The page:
iPhone 6 rumor rollup for the week ending Dec. 14

By , Network World |  Mobile & Wireless, iPhone, iPhone 6

Patently Apple, as is typical for a site whose mission is "celebrating Apple's Spirit of Invention," mainly rehashes what Apples says about its inventions in either the final patent or, as in this case, its patent application. There's rarely an attempt to provide additional context or third-party explanations or assessments about the technologies mentioned by Apple.

What Patently Apple's post describes is a system of audio sensors hidden in the screens or surfaces of a wide range of devices. Essentially, the system appears to be a way to detect sound waves and then, you know, do something with them -- they'll act as "inputs" to the computer or possibly be used to create some kind of "output."

Or as Patently Apple puts it: "One or more sensors are coupled to the display and configured to detect vibrations of the screen generated by sound waves impacting the exterior surface of the screen. A processor in communication with the one or more sensors is configured to generate an output representative of sound waves."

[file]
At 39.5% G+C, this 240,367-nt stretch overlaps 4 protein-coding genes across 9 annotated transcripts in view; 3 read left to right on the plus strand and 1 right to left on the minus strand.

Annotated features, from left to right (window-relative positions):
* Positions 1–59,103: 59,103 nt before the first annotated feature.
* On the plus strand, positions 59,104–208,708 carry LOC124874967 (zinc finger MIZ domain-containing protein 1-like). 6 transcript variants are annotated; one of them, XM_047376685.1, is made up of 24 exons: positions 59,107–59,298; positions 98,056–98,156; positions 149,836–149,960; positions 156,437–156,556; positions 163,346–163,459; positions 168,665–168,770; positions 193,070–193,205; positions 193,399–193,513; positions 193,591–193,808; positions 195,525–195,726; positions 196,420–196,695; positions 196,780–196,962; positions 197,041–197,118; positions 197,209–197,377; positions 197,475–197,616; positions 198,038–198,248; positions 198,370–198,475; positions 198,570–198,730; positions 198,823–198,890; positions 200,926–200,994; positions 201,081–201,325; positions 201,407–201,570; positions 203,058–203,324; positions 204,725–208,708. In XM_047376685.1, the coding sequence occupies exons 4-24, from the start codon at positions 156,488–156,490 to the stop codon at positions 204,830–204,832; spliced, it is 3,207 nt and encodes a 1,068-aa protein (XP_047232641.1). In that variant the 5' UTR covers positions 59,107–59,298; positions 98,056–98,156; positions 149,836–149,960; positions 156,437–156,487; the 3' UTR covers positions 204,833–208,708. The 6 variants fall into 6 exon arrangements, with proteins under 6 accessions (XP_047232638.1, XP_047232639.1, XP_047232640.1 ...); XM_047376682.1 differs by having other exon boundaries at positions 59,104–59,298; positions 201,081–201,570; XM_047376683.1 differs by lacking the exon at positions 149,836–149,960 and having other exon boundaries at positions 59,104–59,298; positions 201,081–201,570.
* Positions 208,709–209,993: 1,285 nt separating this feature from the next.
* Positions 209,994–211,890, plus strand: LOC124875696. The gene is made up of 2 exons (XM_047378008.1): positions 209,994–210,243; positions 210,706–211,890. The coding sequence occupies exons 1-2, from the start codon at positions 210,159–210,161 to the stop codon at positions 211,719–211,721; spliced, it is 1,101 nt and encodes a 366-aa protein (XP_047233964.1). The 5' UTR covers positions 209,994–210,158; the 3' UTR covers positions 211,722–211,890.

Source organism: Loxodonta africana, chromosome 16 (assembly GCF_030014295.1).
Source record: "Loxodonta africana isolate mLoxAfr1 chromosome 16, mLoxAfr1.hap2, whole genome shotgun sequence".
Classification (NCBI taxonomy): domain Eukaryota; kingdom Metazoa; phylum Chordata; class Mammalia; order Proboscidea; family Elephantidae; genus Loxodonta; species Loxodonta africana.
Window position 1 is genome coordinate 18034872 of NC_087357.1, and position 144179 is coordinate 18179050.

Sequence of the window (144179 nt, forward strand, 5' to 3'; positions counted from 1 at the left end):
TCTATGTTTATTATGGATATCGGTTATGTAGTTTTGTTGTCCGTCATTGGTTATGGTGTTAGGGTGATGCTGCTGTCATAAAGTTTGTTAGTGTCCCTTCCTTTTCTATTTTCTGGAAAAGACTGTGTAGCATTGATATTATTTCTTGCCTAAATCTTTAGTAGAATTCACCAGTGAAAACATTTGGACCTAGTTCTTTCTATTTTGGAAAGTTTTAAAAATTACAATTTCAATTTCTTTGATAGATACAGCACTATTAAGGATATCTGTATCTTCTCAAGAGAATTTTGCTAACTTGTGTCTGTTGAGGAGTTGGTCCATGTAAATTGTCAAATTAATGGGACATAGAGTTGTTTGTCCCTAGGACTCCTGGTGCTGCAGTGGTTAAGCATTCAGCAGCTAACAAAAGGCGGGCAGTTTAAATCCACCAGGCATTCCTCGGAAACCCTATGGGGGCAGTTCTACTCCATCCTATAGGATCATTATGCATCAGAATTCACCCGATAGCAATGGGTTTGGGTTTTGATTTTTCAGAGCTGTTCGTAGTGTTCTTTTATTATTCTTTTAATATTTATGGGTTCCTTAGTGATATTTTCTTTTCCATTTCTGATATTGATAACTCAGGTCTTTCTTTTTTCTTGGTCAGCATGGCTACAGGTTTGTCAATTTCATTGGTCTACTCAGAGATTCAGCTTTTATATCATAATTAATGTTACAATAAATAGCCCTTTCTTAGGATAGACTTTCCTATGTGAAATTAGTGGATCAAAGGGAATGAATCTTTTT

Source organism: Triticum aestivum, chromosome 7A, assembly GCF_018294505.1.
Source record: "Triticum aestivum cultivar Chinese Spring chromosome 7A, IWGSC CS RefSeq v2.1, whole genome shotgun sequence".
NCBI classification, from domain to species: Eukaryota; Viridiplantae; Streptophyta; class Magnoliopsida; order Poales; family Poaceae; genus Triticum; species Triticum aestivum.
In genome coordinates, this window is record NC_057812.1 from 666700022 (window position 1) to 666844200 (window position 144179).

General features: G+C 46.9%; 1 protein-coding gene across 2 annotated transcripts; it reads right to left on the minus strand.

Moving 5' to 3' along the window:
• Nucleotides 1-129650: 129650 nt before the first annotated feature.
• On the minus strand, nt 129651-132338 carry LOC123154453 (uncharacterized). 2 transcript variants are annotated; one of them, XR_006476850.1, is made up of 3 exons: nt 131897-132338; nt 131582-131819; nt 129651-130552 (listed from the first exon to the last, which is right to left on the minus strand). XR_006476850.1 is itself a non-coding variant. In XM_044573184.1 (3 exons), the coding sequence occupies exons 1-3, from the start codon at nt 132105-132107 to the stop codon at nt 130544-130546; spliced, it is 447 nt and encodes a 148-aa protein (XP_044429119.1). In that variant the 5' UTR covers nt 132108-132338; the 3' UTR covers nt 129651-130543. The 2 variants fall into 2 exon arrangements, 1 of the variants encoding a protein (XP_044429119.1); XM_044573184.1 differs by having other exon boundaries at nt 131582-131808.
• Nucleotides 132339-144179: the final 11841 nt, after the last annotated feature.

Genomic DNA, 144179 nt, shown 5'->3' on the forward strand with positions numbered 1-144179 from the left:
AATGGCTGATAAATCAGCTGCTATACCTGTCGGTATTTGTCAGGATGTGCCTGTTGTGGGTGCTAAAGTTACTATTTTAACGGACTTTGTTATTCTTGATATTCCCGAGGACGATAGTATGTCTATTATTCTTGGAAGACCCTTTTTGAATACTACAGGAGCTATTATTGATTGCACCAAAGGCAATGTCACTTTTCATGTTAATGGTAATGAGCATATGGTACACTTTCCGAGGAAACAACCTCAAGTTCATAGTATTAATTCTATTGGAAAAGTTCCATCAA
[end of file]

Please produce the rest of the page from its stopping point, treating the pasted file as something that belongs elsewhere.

What does that actually mean? As is often the case with Patently Apple posts, one has the sneaking suspicion that the writer doesn't actually know, and fakes it by paraphrasing or quoting from Apple's document. For example: "In a third embodiment [apparently a fancy word for 'example'], Apple's invention may include a method of operating a computing device. The method includes obtaining an electrical signal corresponding to vibration of a screen of the computing device resulting from sound waves impacting the screen and filtering the signal to remove noise components. The method also includes generating an output signal representative of the sound waves that impacted the screen."

We're just guessing here, but this seems to mean that you speak, the screen vibrates, and the computer "translates" the vibration into some command like "call Mom" or "buy two tickets for the 4 p.m. show of 'The Hobbit.'" But Apple's Siri voice assistant already does most of that, more or less effectively, with no need for audio sensors and all that other stuff. Nobody confuses Siri with sonar. And there's nothing in Patently Apple's post to explain why the integrated audio sensors and other stuff would make voice control more accurate than what Siri offers today (and in the future).

If you want some idea of what sonar actually is, you can check out the Wikipedia entry. Active sonar sends out a sound and listens to the echoes, and then uses calculations to figure out the location, size and other features of an underwater object. Passive sonar doesn't do any pinging: It's just listening for sounds, such as those made by a submarine, and figures out what the sounds represent, like, a submarine.


Originally published on Network World |  Click here to read the original story.
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